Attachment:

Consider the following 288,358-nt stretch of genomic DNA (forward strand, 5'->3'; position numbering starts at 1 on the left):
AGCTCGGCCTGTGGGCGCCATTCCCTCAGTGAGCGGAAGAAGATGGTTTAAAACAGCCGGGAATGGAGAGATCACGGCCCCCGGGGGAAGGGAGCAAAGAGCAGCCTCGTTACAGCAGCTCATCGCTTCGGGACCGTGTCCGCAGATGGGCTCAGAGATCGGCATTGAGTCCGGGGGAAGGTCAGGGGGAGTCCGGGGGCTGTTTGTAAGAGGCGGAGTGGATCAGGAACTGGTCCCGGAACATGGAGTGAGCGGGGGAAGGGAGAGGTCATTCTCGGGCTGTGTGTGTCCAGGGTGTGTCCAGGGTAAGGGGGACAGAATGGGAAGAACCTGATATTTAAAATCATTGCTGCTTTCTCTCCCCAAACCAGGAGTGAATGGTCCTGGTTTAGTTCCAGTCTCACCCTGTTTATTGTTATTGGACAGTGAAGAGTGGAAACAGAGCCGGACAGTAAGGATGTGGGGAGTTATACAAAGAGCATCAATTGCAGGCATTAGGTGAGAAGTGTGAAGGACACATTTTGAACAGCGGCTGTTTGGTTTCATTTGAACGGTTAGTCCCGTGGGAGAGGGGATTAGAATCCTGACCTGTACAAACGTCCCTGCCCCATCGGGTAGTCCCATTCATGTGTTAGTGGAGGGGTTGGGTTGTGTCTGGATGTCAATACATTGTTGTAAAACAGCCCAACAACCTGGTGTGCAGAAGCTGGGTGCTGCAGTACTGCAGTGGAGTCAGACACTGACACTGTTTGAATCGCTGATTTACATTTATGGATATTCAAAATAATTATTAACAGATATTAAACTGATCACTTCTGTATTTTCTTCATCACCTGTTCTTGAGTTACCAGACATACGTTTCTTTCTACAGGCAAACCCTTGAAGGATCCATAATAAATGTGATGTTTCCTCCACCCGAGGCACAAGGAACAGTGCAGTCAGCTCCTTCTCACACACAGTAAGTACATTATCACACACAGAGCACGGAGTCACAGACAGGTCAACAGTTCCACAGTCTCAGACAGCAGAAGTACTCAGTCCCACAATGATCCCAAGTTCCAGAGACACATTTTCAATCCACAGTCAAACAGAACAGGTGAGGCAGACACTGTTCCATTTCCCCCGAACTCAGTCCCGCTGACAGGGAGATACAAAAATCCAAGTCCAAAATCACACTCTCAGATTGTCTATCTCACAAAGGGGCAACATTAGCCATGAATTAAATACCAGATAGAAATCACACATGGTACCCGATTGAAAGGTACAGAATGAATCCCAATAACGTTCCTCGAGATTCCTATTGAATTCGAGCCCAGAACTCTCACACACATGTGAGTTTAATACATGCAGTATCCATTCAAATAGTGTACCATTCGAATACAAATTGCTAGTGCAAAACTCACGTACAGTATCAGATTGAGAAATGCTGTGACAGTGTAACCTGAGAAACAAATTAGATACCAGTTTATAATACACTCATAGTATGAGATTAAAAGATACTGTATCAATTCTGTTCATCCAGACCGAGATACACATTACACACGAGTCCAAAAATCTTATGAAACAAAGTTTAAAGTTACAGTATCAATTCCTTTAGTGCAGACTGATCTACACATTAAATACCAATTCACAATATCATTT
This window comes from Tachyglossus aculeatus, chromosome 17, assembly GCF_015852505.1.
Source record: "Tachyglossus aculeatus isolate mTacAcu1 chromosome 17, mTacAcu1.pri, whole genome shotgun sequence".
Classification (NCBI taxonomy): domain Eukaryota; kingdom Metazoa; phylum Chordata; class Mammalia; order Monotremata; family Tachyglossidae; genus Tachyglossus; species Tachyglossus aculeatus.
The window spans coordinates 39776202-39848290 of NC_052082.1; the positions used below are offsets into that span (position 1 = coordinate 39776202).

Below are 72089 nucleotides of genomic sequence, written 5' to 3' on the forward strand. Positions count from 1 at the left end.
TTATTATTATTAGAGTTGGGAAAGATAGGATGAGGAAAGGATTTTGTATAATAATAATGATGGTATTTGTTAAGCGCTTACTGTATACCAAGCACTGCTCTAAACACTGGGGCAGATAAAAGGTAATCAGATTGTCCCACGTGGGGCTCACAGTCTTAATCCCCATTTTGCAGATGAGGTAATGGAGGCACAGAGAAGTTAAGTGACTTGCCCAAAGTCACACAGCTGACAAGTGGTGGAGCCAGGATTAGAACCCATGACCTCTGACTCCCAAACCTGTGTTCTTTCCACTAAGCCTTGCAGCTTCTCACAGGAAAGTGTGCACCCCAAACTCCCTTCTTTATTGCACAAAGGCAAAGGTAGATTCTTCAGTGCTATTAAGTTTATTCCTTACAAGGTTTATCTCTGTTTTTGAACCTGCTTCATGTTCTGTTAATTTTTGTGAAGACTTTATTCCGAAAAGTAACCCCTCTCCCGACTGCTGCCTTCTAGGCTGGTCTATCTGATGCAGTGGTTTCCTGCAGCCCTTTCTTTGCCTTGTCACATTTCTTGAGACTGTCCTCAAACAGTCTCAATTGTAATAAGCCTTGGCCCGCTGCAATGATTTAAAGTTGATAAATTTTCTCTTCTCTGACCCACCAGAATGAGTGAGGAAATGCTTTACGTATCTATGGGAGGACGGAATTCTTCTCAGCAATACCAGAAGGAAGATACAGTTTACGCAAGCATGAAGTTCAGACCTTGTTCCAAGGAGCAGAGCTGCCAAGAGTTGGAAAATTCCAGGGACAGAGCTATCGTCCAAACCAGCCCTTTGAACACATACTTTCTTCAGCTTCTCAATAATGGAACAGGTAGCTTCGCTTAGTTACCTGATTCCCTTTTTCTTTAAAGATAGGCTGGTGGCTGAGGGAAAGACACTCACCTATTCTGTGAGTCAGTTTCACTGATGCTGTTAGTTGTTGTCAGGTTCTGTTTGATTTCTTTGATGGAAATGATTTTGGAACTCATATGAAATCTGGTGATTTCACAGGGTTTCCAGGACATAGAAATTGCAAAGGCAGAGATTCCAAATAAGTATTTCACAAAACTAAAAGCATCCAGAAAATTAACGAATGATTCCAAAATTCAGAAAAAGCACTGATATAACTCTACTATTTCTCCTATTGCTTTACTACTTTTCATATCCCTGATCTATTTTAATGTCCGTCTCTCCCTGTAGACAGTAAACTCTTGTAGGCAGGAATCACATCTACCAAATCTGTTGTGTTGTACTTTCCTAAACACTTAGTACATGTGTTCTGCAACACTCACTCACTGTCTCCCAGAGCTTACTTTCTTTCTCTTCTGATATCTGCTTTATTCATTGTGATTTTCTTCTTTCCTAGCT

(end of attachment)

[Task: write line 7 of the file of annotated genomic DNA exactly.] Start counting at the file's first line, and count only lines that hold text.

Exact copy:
Below are 72089 nucleotides of genomic sequence, written 5' to 3' on the forward strand. Positions count from 1 at the left end.